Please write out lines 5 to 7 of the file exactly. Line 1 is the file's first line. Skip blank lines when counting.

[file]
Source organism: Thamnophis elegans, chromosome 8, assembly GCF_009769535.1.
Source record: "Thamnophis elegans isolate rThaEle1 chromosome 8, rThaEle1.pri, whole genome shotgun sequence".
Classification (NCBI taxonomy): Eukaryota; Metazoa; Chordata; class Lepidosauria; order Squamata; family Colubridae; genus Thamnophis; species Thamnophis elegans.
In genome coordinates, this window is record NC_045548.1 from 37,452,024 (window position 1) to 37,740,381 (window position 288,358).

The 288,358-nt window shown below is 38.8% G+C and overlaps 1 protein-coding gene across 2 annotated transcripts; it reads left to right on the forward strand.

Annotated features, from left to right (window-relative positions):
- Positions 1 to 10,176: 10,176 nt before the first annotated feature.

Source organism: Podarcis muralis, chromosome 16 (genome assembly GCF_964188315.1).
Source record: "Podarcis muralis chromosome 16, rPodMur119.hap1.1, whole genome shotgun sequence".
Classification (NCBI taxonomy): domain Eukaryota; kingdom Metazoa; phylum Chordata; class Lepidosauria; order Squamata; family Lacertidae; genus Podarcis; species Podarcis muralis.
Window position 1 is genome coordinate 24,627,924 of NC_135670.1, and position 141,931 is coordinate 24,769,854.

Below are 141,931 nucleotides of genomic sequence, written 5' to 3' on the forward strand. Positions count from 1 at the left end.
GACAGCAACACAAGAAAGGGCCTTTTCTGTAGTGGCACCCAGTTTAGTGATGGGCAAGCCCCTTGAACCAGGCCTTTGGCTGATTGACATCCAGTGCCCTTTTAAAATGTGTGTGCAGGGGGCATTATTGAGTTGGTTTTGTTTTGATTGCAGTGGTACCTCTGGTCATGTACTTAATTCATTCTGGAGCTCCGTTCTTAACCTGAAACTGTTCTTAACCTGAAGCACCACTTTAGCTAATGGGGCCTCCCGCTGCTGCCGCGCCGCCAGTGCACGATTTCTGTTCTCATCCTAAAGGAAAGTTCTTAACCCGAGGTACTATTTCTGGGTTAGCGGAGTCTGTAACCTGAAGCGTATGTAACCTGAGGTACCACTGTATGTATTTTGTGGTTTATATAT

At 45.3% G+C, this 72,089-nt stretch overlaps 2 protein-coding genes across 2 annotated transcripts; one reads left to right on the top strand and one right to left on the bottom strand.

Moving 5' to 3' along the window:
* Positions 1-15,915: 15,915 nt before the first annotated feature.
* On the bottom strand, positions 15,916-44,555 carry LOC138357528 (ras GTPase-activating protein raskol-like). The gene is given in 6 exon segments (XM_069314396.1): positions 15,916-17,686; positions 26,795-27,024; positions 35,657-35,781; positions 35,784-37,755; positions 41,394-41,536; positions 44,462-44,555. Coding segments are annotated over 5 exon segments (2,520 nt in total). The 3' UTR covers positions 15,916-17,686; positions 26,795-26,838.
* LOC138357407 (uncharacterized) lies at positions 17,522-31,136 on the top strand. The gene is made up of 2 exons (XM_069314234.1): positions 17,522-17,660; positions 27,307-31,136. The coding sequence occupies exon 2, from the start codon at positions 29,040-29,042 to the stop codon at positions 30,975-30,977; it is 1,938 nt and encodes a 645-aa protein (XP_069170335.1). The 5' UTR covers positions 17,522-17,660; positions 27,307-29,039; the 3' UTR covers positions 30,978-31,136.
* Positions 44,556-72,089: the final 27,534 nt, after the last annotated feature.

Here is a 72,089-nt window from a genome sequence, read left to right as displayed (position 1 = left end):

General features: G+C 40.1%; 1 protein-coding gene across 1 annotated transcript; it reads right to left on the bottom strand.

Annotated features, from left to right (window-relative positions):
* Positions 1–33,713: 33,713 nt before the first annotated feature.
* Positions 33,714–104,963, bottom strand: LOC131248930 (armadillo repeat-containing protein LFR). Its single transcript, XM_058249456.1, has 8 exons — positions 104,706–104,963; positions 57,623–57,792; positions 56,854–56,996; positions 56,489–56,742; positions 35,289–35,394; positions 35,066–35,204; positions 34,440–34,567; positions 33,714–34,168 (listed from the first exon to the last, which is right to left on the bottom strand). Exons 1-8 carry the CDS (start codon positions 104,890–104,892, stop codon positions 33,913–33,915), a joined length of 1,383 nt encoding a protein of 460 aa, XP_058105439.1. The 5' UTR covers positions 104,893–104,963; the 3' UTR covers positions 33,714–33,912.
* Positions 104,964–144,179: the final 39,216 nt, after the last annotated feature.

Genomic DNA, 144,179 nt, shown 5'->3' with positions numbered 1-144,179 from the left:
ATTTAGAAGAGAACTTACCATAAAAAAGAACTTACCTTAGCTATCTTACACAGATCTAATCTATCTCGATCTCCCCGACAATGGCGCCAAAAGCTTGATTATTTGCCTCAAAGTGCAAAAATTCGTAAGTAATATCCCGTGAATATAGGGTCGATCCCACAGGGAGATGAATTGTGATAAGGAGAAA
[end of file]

The 288,358-nt window shown below is 38.8% G+C and overlaps 1 protein-coding gene across 2 annotated transcripts; it reads left to right on the forward strand.

Annotated features, from left to right (window-relative positions):
- Positions 1 to 10,176: 10,176 nt before the first annotated feature.